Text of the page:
With a recession in progress, but lots of robber barons left in a society that the media has just now noticed is more stratified than ever, the headline "Party Like It's 1929" has proved too irresistible for even the most austere of publications. This Sunday's New York Times "We're Going to Party Like It's 1929" header in the Styles section represents the apotheosis of the trend. Journalists and editors: it's been done. Retire the headline now. Proof after the jump.
"Show Us the Money: The Wall Street mess changes the campaign conversation from lipstick to liquidity. Let's party like it's 1929!" Newsweek, September.
"Bringing Back Gatsby: Brooke Geahan's Accompanied Literary Society Parties Like It's 1929": New York Observer, September. ("I like how the photographer Patrick McMullan just told us that this is like the apartment of a 21st century Gatsby," he said. "It's kind of interesting because Gatsby was right before Wall Street collapsed and this is like right before the total collapse.)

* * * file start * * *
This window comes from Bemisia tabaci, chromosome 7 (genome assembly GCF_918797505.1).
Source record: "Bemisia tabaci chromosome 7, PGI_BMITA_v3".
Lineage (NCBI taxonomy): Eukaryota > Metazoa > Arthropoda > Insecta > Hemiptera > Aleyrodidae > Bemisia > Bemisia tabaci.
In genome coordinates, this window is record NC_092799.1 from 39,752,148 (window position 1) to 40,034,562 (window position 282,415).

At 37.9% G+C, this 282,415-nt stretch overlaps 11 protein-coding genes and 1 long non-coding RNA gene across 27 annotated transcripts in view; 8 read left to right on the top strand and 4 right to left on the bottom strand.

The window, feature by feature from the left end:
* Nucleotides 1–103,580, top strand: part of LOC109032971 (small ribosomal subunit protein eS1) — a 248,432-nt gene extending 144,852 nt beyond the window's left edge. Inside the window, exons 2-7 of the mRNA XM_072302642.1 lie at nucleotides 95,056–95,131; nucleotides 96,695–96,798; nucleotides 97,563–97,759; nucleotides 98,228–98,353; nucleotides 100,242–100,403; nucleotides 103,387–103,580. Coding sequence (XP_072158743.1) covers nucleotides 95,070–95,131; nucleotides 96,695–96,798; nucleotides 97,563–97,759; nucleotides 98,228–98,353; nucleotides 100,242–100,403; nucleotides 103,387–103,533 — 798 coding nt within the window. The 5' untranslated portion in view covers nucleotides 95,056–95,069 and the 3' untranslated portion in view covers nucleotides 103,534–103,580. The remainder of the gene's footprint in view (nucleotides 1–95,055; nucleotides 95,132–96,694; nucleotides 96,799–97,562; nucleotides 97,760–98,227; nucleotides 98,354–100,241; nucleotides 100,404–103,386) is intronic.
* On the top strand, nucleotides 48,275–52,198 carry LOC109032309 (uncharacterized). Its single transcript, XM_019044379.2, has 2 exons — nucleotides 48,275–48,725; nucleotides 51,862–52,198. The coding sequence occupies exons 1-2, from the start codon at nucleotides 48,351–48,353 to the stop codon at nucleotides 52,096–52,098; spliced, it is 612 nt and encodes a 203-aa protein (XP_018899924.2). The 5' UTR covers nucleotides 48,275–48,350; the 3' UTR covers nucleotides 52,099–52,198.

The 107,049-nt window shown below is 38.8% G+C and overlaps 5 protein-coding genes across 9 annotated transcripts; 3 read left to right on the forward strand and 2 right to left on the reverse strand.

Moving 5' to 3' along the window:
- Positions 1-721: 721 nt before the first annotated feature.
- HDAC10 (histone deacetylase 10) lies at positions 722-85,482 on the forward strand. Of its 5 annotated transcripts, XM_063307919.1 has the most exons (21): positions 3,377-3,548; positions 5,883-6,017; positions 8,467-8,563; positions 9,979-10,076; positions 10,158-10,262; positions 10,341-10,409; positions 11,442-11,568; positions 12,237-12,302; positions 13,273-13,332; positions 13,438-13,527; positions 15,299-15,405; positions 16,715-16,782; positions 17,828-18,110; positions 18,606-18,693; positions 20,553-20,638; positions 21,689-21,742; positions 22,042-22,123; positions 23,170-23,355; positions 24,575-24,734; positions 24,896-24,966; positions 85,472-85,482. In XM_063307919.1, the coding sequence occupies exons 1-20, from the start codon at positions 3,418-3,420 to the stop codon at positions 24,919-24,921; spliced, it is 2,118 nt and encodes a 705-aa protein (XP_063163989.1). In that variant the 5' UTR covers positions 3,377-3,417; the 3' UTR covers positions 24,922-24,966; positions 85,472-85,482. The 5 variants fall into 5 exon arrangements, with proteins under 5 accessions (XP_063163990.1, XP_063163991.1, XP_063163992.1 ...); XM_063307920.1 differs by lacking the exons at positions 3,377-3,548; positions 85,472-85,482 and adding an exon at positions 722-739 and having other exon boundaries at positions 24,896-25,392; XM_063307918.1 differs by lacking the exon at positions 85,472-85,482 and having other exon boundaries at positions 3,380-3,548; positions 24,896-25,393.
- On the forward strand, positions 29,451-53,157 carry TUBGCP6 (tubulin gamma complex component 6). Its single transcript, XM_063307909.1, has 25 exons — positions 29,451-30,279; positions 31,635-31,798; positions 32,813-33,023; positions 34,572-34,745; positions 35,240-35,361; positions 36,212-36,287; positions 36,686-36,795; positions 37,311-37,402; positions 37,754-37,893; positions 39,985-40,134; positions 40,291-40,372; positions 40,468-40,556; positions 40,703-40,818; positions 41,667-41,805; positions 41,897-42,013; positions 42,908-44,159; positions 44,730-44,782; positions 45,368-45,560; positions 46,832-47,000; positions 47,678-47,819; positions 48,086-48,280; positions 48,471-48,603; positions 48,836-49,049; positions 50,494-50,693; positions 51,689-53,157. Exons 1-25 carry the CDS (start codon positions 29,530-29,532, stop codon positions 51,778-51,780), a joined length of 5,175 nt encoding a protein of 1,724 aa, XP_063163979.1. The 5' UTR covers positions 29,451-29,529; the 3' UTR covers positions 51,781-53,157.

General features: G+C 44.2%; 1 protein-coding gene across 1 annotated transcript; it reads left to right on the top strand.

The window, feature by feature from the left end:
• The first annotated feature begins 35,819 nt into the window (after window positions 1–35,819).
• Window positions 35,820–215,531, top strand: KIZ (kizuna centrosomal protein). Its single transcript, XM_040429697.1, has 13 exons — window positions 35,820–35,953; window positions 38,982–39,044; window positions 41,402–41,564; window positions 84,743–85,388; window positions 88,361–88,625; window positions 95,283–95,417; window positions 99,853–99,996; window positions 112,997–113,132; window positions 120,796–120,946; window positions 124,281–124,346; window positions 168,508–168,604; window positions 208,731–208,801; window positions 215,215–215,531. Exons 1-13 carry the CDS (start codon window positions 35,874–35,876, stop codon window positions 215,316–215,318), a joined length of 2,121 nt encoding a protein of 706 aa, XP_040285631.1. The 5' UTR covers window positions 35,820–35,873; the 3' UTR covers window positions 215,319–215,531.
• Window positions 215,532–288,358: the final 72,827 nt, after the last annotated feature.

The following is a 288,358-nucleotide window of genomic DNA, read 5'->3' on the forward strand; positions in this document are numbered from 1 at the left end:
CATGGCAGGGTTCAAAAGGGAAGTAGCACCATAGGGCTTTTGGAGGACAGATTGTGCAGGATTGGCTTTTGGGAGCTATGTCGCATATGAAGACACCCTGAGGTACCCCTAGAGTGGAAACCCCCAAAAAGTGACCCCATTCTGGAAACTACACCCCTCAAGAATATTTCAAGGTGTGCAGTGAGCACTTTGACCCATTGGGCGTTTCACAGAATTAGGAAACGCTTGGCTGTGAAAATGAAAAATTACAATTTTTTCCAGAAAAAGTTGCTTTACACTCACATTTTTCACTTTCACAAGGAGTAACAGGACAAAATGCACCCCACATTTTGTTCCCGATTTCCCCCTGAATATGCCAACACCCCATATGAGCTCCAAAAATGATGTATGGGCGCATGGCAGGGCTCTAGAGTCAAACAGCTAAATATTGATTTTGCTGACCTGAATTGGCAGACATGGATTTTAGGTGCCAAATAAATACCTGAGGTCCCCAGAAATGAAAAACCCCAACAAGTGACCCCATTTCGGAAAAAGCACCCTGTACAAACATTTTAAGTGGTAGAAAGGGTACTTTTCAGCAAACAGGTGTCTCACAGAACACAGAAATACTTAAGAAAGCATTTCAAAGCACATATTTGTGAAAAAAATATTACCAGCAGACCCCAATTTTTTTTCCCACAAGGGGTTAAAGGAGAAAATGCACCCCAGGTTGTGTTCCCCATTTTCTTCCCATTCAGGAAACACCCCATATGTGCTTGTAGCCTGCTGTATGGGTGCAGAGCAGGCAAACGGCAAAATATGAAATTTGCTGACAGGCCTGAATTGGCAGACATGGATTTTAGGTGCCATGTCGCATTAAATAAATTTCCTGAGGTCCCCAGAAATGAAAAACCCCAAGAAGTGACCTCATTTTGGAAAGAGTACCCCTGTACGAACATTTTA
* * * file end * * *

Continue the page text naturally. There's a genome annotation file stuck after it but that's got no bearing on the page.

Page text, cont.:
"Let's party like it's 1929": London's Sunday Times, October. ("What recession? While the rest of the world fretted about financial crises, the socialite Nicky Haslam threw open his family's former south London palace on Thursday night to 800 of his "closest friends" for a ball that resembled a scene out of The Great Gatsby.)
"1930s New York was positively sizzling. Can hard-times London grab some of that glamour? Tom Huddleston looks at the films, Lisa Mullen finds out how to party like it's 1929 and Maggie Davis shows you how to glam up like a guy or doll of the decade." Time Out, September.
"The Naked Broker: Party Like It's 1929," Euroweek, October.
"One Night to Fight for Health, Education," Washington Post, November. ("Venture capitalist Fernandez, who is a part owner of the Washington Capitals and Verizon Center, said that, at least for one night, people will try to forget the economy. "We're going to party like it's 1929," Fernandez said.)